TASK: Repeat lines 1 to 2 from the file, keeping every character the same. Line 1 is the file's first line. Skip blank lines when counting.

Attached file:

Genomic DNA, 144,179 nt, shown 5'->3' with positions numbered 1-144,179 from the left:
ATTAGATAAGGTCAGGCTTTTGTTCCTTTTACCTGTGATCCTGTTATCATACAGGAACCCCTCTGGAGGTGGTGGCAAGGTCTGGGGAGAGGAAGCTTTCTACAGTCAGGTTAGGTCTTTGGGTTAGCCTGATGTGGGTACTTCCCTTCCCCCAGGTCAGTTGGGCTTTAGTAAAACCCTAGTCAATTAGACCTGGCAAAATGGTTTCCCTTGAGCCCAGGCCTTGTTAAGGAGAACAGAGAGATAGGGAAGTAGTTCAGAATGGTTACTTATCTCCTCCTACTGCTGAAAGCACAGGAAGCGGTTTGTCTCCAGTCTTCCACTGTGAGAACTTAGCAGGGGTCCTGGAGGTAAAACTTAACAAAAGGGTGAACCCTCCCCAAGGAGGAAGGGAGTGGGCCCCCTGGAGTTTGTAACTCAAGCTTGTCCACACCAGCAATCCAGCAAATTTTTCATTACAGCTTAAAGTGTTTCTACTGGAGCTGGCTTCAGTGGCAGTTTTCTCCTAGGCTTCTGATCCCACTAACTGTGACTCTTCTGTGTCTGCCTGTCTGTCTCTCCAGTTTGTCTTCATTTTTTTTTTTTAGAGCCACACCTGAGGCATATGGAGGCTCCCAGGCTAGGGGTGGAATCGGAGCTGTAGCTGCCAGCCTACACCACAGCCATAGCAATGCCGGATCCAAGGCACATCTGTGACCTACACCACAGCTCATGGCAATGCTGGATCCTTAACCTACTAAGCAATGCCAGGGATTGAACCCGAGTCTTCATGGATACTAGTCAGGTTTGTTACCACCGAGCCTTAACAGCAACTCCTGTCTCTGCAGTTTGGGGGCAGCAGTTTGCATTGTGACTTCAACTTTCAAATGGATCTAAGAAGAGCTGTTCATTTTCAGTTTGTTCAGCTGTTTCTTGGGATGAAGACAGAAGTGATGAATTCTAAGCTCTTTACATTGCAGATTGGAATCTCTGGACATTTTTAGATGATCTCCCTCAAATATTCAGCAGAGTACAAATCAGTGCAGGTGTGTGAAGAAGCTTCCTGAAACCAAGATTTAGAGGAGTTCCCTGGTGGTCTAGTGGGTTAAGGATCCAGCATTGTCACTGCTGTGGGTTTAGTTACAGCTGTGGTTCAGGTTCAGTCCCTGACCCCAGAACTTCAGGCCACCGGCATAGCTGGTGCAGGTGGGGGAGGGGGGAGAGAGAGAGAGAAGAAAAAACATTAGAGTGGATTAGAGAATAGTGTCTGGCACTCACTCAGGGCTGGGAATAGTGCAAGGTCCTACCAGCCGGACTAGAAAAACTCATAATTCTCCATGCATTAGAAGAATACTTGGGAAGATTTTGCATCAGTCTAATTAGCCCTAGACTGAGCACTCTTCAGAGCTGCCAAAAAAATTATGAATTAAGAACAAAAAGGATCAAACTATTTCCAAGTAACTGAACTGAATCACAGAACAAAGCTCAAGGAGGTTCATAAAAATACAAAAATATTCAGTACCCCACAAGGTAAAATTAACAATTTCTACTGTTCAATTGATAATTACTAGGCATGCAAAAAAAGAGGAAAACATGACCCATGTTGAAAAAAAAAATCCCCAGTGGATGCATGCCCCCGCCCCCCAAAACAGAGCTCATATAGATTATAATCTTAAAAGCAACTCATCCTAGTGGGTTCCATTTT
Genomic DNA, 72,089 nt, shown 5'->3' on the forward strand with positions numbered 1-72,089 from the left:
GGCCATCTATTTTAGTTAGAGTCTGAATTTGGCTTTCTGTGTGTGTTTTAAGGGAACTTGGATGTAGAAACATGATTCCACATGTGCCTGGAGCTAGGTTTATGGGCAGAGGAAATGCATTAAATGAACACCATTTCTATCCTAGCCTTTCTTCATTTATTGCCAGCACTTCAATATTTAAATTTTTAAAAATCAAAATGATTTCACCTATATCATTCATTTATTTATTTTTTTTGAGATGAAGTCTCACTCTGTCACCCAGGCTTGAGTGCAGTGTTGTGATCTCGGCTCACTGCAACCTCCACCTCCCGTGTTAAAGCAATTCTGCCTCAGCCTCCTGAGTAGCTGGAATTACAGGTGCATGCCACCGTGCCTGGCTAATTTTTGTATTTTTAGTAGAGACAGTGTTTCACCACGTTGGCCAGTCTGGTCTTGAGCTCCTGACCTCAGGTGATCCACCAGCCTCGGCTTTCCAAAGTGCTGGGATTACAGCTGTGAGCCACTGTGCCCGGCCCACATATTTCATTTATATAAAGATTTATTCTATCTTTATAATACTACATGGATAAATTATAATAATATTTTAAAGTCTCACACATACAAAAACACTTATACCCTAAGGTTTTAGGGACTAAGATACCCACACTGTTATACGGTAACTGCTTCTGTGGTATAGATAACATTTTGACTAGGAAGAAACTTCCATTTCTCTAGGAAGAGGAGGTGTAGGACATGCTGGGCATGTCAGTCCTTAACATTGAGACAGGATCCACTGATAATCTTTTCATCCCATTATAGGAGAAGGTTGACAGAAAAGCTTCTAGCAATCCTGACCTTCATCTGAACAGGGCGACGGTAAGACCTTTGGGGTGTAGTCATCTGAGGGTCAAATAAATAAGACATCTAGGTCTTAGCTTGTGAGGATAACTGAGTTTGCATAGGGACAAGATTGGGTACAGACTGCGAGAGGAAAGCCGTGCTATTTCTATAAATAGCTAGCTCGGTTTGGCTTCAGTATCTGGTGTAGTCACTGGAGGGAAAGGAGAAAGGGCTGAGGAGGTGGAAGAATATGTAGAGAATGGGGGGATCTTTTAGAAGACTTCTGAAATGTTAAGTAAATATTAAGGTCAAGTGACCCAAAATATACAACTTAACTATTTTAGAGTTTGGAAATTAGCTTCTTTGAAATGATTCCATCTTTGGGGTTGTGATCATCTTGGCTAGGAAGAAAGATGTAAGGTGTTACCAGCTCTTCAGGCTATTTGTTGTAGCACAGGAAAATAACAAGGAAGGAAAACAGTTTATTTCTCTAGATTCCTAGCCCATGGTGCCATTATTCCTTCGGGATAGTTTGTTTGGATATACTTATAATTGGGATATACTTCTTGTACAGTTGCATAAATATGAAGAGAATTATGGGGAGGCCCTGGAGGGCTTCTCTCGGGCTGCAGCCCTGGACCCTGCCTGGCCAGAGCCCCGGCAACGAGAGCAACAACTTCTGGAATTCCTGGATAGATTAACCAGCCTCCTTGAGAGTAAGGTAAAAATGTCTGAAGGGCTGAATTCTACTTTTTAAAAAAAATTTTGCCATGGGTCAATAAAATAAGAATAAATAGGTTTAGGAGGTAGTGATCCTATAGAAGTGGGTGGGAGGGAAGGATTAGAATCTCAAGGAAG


Genomic DNA, 144,179 nt, shown 5'->3' with positions numbered 1-144,179 from the left:
ATTAGATAAGGTCAGGCTTTTGTTCCTTTTACCTGTGATCCTGTTATCATACAGGAACCCCTCTGGAGGTGGTGGCAAGGTCTGGGGAGAGGAAGCTTTCTACAGTCAGGTTAGGTCTTTGGGTTAGCCTGATGTGGGTACTTCCCTTCCCCCAGGTCAGTTGGGCTTTAGTAAAACCCTAGTCAATTAGACCTGGCAAAATGGTTTCCCTTGAGCCCAGGCCTTGTTAAGGAGAACAGAGAGATAGGGAAGTAGTTCAGAATGGTTACTTATCTCCTCCTACTGCTGAAAGCACAGGAAGCGGTTTGTCTCCAGTCTTCCACTGTGAGAACTTAGCAGGGGTCCTGGAGGTAAAACTTAACAAAAGGGTGAACCCTCCCCAAGGAGGAAGGGAGTGGGCCCCCTGGAGTTTGTAACTCAAGCTTGTCCACACCAGCAATCCAGCAAATTTTTCATTACAGCTTAAAGTGTTTCTACTGGAGCTGGCTTCAGTGGCAGTTTTCTCCTAGGCTTCTGATCCCACTAACTGTGACTCTTCTGTGTCTGCCTGTCTGTCTCTCCAGTTTGTCTTCATTTTTTTTTTTTAGAGCCACACCTGAGGCATATGGAGGCTCCCAGGCTAGGGGTGGAATCGGAGCTGTAGCTGCCAGCCTACACCACAGCCATAGCAATGCCGGATCCAAGGCACATCTGTGACCTACACCACAGCTCATGGCAATGCTGGATCCTTAACCTACTAAGCAATGCCAGGGATTGAACCCGAGTCTTCATGGATACTAGTCAGGTTTGTTACCACCGAGCCTTAACAGCAACTCCTGTCTCTGCAGTTTGGGGGCAGCAGTTTGCATTGTGACTTCAACTTTCAAATGGATCTAAGAAGAGCTGTTCATTTTCAGTTTGTTCAGCTGTTTCTTGGGATGAAGACAGAAGTGATGAATTCTAAGCTCTTTACATTGCAGATTGGAATCTCTGGACATTTTTAGATGATCTCCCTCAAATATTCAGCAGAGTACAAATCAGTGCAGGTGTGTGAAGAAGCTTCCTGAAACCAAGATTTAGAGGAGTTCCCTGGTGGTCTAGTGGGTTAAGGATCCAGCATTGTCACTGCTGTGGGTTTAGTTACAGCTGTGGTTCAGGTTCAGTCCCTGACCCCAGAACTTCAGGCCACCGGCATAGCTGGTGCAGGTGGGGGAGGGGGGAGAGAGAGAGAGAAGAAAAAACATTAGAGTGGATTAGAGAATAGTGTCTGGCACTCACTCAGGGCTGGGAATAGTGCAAGGTCCTACCAGCCGGACTAGAAAAACTCATAATTCTCCATGCATTAGAAGAATACTTGGGAAGATTTTGCATCAGTCTAATTAGCCCTAGACTGAGCACTCTTCAGAGCTGCCAAAAAAATTATGAATTAAGAACAAAAAGGATCAAACTATTTCCAAGTAACTGAACTGAATCACAGAACAAAGCTCAAGGAGGTTCATAAAAATACAAAAATATTCAGTACCCCACAAGGTAAAATTAACAATTTCTACTGTTCAATTGATAATTACTAGGCATGCAAAAAAAGAGGAAAACATGACCCATGTTGAAAAAAAAAATCCCCAGTGGATGCATGCCCCCGCCCCCCAAAACAGAGCTCATATAGATTATAATCTTAAAAGCAACTCATCCTAGTGGGTTCCATTTT